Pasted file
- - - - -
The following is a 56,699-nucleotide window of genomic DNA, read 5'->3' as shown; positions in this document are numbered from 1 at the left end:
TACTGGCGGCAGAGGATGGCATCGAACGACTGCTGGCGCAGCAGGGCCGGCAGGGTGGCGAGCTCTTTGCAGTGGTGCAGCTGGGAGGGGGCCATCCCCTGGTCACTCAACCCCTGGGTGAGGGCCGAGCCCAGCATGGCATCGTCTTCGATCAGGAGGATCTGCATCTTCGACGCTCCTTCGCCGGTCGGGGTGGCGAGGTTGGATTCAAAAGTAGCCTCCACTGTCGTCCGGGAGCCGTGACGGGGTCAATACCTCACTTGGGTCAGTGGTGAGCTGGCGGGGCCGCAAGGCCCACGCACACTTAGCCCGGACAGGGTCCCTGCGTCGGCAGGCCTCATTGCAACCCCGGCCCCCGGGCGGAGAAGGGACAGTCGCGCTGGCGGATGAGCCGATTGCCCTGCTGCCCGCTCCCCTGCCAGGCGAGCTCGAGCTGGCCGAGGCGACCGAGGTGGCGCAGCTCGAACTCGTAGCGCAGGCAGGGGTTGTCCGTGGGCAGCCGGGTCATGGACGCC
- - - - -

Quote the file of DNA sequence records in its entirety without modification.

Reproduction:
The following is a 56,699-nucleotide window of genomic DNA, read 5'->3' as shown; positions in this document are numbered from 1 at the left end:
TACTGGCGGCAGAGGATGGCATCGAACGACTGCTGGCGCAGCAGGGCCGGCAGGGTGGCGAGCTCTTTGCAGTGGTGCAGCTGGGAGGGGGCCATCCCCTGGTCACTCAACCCCTGGGTGAGGGCCGAGCCCAGCATGGCATCGTCTTCGATCAGGAGGATCTGCATCTTCGACGCTCCTTCGCCGGTCGGGGTGGCGAGGTTGGATTCAAAAGTAGCCTCCACTGTCGTCCGGGAGCCGTGACGGGGTCAATACCTCACTTGGGTCAGTGGTGAGCTGGCGGGGCCGCAAGGCCCACGCACACTTAGCCCGGACAGGGTCCCTGCGTCGGCAGGCCTCATTGCAACCCCGGCCCCCGGGCGGAGAAGGGACAGTCGCGCTGGCGGATGAGCCGATTGCCCTGCTGCCCGCTCCCCTGCCAGGCGAGCTCGAGCTGGCCGAGGCGACCGAGGTGGCGCAGCTCGAACTCGTAGCGCAGGCAGGGGTTGTCCGTGGGCAGCCGGGTCATGGACGCC